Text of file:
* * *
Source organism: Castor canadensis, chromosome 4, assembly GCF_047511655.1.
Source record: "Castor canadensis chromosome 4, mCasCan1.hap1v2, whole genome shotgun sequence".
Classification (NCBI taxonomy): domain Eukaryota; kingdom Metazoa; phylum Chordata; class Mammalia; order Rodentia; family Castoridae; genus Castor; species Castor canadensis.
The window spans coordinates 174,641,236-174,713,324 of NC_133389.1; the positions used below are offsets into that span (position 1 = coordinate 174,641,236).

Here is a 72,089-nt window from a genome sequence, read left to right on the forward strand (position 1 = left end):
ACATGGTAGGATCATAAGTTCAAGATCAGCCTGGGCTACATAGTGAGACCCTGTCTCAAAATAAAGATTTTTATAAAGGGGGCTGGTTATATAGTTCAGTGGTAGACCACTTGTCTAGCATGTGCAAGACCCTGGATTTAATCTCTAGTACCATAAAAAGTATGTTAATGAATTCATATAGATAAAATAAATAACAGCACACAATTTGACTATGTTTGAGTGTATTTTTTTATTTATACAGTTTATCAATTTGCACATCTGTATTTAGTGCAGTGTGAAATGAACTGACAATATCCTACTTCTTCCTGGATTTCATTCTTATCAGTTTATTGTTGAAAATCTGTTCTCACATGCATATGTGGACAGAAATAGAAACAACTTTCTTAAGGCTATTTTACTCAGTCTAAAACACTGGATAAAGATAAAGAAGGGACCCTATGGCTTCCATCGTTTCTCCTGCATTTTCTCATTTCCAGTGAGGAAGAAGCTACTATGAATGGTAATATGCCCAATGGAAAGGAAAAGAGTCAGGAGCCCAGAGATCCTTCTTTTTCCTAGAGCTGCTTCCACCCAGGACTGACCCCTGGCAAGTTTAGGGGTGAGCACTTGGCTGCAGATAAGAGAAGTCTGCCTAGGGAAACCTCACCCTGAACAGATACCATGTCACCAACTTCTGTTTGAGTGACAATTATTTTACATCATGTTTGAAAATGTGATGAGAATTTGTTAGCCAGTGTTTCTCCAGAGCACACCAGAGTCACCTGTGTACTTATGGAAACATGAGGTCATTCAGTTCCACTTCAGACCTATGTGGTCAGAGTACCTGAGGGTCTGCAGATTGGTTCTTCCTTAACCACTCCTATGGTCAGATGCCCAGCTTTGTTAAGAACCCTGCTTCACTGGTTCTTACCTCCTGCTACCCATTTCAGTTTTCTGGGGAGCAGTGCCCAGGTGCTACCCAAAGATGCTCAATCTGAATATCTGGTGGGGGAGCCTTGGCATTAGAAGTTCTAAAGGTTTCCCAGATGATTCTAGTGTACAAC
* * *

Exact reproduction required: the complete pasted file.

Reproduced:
Source organism: Castor canadensis, chromosome 4, assembly GCF_047511655.1.
Source record: "Castor canadensis chromosome 4, mCasCan1.hap1v2, whole genome shotgun sequence".
Classification (NCBI taxonomy): domain Eukaryota; kingdom Metazoa; phylum Chordata; class Mammalia; order Rodentia; family Castoridae; genus Castor; species Castor canadensis.
The window spans coordinates 174,641,236-174,713,324 of NC_133389.1; the positions used below are offsets into that span (position 1 = coordinate 174,641,236).

Here is a 72,089-nt window from a genome sequence, read left to right on the forward strand (position 1 = left end):
ACATGGTAGGATCATAAGTTCAAGATCAGCCTGGGCTACATAGTGAGACCCTGTCTCAAAATAAAGATTTTTATAAAGGGGGCTGGTTATATAGTTCAGTGGTAGACCACTTGTCTAGCATGTGCAAGACCCTGGATTTAATCTCTAGTACCATAAAAAGTATGTTAATGAATTCATATAGATAAAATAAATAACAGCACACAATTTGACTATGTTTGAGTGTATTTTTTTATTTATACAGTTTATCAATTTGCACATCTGTATTTAGTGCAGTGTGAAATGAACTGACAATATCCTACTTCTTCCTGGATTTCATTCTTATCAGTTTATTGTTGAAAATCTGTTCTCACATGCATATGTGGACAGAAATAGAAACAACTTTCTTAAGGCTATTTTACTCAGTCTAAAACACTGGATAAAGATAAAGAAGGGACCCTATGGCTTCCATCGTTTCTCCTGCATTTTCTCATTTCCAGTGAGGAAGAAGCTACTATGAATGGTAATATGCCCAATGGAAAGGAAAAGAGTCAGGAGCCCAGAGATCCTTCTTTTTCCTAGAGCTGCTTCCACCCAGGACTGACCCCTGGCAAGTTTAGGGGTGAGCACTTGGCTGCAGATAAGAGAAGTCTGCCTAGGGAAACCTCACCCTGAACAGATACCATGTCACCAACTTCTGTTTGAGTGACAATTATTTTACATCATGTTTGAAAATGTGATGAGAATTTGTTAGCCAGTGTTTCTCCAGAGCACACCAGAGTCACCTGTGTACTTATGGAAACATGAGGTCATTCAGTTCCACTTCAGACCTATGTGGTCAGAGTACCTGAGGGTCTGCAGATTGGTTCTTCCTTAACCACTCCTATGGTCAGATGCCCAGCTTTGTTAAGAACCCTGCTTCACTGGTTCTTACCTCCTGCTACCCATTTCAGTTTTCTGGGGAGCAGTGCCCAGGTGCTACCCAAAGATGCTCAATCTGAATATCTGGTGGGGGAGCCTTGGCATTAGAAGTTCTAAAGGTTTCCCAGATGATTCTAGTGTACAAC